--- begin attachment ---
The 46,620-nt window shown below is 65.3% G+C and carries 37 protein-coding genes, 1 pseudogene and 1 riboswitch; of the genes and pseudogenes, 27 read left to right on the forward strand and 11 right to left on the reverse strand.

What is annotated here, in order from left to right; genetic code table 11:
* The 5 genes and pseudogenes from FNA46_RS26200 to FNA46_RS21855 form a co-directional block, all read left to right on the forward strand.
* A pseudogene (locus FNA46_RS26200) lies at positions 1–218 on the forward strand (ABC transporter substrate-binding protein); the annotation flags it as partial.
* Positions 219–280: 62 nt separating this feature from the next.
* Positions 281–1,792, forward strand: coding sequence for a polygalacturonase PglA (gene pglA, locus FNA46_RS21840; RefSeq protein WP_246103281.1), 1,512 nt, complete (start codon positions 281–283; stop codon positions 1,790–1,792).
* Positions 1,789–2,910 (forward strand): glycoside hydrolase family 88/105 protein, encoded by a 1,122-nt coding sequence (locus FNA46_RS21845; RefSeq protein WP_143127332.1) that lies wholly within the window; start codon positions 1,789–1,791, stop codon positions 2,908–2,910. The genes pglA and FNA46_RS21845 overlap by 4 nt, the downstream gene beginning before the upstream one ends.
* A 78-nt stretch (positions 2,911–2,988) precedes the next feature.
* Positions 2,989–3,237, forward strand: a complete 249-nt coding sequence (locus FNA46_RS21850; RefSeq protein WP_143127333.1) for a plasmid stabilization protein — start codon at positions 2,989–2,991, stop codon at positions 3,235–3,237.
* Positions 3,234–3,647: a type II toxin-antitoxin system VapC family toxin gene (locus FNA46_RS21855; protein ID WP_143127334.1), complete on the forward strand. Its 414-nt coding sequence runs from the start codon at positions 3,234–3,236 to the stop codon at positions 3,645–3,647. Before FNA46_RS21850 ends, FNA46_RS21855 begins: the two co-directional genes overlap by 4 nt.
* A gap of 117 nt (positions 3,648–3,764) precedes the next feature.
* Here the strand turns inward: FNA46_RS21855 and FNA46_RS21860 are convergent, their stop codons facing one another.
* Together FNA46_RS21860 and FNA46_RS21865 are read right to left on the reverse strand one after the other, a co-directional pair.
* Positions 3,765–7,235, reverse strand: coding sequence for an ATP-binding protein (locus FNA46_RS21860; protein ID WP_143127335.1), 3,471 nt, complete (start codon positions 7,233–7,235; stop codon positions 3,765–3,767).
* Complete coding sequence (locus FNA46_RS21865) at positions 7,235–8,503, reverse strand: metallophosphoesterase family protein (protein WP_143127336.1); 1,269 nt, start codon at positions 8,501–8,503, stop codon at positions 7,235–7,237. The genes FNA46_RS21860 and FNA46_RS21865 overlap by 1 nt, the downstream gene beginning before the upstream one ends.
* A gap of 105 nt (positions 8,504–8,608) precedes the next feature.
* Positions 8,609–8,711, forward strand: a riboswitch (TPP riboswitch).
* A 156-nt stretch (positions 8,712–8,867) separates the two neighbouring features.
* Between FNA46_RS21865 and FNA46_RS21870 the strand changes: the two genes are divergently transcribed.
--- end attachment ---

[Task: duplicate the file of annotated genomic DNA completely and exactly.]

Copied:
The 46,620-nt window shown below is 65.3% G+C and carries 37 protein-coding genes, 1 pseudogene and 1 riboswitch; of the genes and pseudogenes, 27 read left to right on the forward strand and 11 right to left on the reverse strand.

What is annotated here, in order from left to right; genetic code table 11:
* The 5 genes and pseudogenes from FNA46_RS26200 to FNA46_RS21855 form a co-directional block, all read left to right on the forward strand.
* A pseudogene (locus FNA46_RS26200) lies at positions 1–218 on the forward strand (ABC transporter substrate-binding protein); the annotation flags it as partial.
* Positions 219–280: 62 nt separating this feature from the next.
* Positions 281–1,792, forward strand: coding sequence for a polygalacturonase PglA (gene pglA, locus FNA46_RS21840; RefSeq protein WP_246103281.1), 1,512 nt, complete (start codon positions 281–283; stop codon positions 1,790–1,792).
* Positions 1,789–2,910 (forward strand): glycoside hydrolase family 88/105 protein, encoded by a 1,122-nt coding sequence (locus FNA46_RS21845; RefSeq protein WP_143127332.1) that lies wholly within the window; start codon positions 1,789–1,791, stop codon positions 2,908–2,910. The genes pglA and FNA46_RS21845 overlap by 4 nt, the downstream gene beginning before the upstream one ends.
* A 78-nt stretch (positions 2,911–2,988) precedes the next feature.
* Positions 2,989–3,237, forward strand: a complete 249-nt coding sequence (locus FNA46_RS21850; RefSeq protein WP_143127333.1) for a plasmid stabilization protein — start codon at positions 2,989–2,991, stop codon at positions 3,235–3,237.
* Positions 3,234–3,647: a type II toxin-antitoxin system VapC family toxin gene (locus FNA46_RS21855; protein ID WP_143127334.1), complete on the forward strand. Its 414-nt coding sequence runs from the start codon at positions 3,234–3,236 to the stop codon at positions 3,645–3,647. Before FNA46_RS21850 ends, FNA46_RS21855 begins: the two co-directional genes overlap by 4 nt.
* A gap of 117 nt (positions 3,648–3,764) precedes the next feature.
* Here the strand turns inward: FNA46_RS21855 and FNA46_RS21860 are convergent, their stop codons facing one another.
* Together FNA46_RS21860 and FNA46_RS21865 are read right to left on the reverse strand one after the other, a co-directional pair.
* Positions 3,765–7,235, reverse strand: coding sequence for an ATP-binding protein (locus FNA46_RS21860; protein ID WP_143127335.1), 3,471 nt, complete (start codon positions 7,233–7,235; stop codon positions 3,765–3,767).
* Complete coding sequence (locus FNA46_RS21865) at positions 7,235–8,503, reverse strand: metallophosphoesterase family protein (protein WP_143127336.1); 1,269 nt, start codon at positions 8,501–8,503, stop codon at positions 7,235–7,237. The genes FNA46_RS21860 and FNA46_RS21865 overlap by 1 nt, the downstream gene beginning before the upstream one ends.
* A gap of 105 nt (positions 8,504–8,608) precedes the next feature.
* Positions 8,609–8,711, forward strand: a riboswitch (TPP riboswitch).
* A 156-nt stretch (positions 8,712–8,867) separates the two neighbouring features.
* Between FNA46_RS21865 and FNA46_RS21870 the strand changes: the two genes are divergently transcribed.